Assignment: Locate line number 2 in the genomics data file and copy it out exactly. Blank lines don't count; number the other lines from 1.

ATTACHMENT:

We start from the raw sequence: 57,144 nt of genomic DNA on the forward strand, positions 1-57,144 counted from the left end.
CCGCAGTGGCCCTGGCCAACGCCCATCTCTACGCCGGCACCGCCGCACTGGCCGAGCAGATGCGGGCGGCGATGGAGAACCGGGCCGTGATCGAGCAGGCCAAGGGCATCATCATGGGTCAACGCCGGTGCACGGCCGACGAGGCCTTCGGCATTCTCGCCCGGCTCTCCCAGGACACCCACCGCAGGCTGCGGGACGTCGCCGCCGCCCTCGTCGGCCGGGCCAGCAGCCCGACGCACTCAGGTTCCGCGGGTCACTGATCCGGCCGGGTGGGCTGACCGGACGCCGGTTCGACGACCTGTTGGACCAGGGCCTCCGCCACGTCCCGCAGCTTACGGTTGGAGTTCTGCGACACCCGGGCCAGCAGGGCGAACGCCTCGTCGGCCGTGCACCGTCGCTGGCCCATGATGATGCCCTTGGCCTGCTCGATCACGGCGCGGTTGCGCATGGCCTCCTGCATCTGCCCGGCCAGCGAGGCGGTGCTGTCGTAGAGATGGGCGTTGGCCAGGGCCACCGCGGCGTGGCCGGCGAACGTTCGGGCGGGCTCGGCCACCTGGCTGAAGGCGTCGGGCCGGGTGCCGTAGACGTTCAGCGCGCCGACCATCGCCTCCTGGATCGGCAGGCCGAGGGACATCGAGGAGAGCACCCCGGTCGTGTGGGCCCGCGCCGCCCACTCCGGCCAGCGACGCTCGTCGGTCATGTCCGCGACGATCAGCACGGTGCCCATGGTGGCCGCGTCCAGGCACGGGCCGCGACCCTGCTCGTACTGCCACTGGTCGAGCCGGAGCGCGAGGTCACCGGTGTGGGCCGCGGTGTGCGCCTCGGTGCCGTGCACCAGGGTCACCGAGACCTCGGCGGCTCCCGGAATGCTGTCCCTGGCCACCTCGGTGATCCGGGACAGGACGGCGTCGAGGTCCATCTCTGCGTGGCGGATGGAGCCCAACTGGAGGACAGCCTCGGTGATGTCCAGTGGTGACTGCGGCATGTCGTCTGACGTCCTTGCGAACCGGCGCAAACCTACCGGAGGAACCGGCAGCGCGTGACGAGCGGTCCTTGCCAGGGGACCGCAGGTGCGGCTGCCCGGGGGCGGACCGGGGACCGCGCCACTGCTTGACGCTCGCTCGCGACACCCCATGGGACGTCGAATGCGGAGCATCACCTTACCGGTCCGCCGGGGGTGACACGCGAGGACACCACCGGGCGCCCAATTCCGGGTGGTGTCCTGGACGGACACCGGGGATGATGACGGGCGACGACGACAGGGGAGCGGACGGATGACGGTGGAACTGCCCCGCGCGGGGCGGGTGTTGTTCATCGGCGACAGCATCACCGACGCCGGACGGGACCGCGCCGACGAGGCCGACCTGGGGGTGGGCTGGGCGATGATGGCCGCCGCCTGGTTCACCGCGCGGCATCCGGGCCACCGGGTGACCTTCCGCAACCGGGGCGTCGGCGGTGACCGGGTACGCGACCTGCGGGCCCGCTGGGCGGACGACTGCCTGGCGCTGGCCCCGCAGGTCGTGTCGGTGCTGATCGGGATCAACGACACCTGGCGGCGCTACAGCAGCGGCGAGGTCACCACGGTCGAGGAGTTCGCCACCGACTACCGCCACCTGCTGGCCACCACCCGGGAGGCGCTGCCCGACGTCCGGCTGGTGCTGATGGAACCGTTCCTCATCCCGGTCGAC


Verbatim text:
CCGCAGTGGCCCTGGCCAACGCCCATCTCTACGCCGGCACCGCCGCACTGGCCGAGCAGATGCGGGCGGCGATGGAGAACCGGGCCGTGATCGAGCAGGCCAAGGGCATCATCATGGGTCAACGCCGGTGCACGGCCGACGAGGCCTTCGGCATTCTCGCCCGGCTCTCCCAGGACACCCACCGCAGGCTGCGGGACGTCGCCGCCGCCCTCGTCGGCCGGGCCAGCAGCCCGACGCACTCAGGTTCCGCGGGTCACTGATCCGGCCGGGTGGGCTGACCGGACGCCGGTTCGACGACCTGTTGGACCAGGGCCTCCGCCACGTCCCGCAGCTTACGGTTGGAGTTCTGCGACACCCGGGCCAGCAGGGCGAACGCCTCGTCGGCCGTGCACCGTCGCTGGCCCATGATGATGCCCTTGGCCTGCTCGATCACGGCGCGGTTGCGCATGGCCTCCTGCATCTGCCCGGCCAGCGAGGCGGTGCTGTCGTAGAGATGGGCGTTGGCCAGGGCCACCGCGGCGTGGCCGGCGAACGTTCGGGCGGGCTCGGCCACCTGGCTGAAGGCGTCGGGCCGGGTGCCGTAGACGTTCAGCGCGCCGACCATCGCCTCCTGGATCGGCAGGCCGAGGGACATCGAGGAGAGCACCCCGGTCGTGTGGGCCCGCGCCGCCCACTCCGGCCAGCGACGCTCGTCGGTCATGTCCGCGACGATCAGCACGGTGCCCATGGTGGCCGCGTCCAGGCACGGGCCGCGACCCTGCTCGTACTGCCACTGGTCGAGCCGGAGCGCGAGGTCACCGGTGTGGGCCGCGGTGTGCGCCTCGGTGCCGTGCACCAGGGTCACCGAGACCTCGGCGGCTCCCGGAATGCTGTCCCTGGCCACCTCGGTGATCCGGGACAGGACGGCGTCGAGGTCCATCTCTGCGTGGCGGATGGAGCCCAACTGGAGGACAGCCTCGGTGATGTCCAGTGGTGACTGCGGCATGTCGTCTGACGTCCTTGCGAACCGGCGCAAACCTACCGGAGGAACCGGCAGCGCGTGACGAGCGGTCCTTGCCAGGGGACCGCAGGTGCGGCTGCCCGGGGGCGGACCGGGGACCGCGCCACTGCTTGACGCTCGCTCGCGACACCCCATGGGACGTCGAATGCGGAGCATCACCTTACCGGTCCGCCGGGGGTGACACGCGAGGACACCACCGGGCGCCCAATTCCGGGTGGTGTCCTGGACGGACACCGGGGATGATGACGGGCGACGACGACAGGGGAGCGGACGGATGACGGTGGAACTGCCCCGCGCGGGGCGGGTGTTGTTCATCGGCGACAGCATCACCGACGCCGGACGGGACCGCGCCGACGAGGCCGACCTGGGGGTGGGCTGGGCGATGATGGCCGCCGCCTGGTTCACCGCGCGGCATCCGGGCCACCGGGTGACCTTCCGCAACCGGGGCGTCGGCGGTGACCGGGTACGCGACCTGCGGGCCCGCTGGGCGGACGACTGCCTGGCGCTGGCCCCGCAGGTCGTGTCGGTGCTGATCGGGATCAACGACACCTGGCGGCGCTACAGCAGCGGCGAGGTCACCACGGTCGAGGAGTTCGCCACCGACTACCGCCACCTGCTGGCCACCACCCGGGAGGCGCTGCCCGACGTCCGGCTGGTGCTGATGGAACCGTTCCTCATCCCGGTCGAC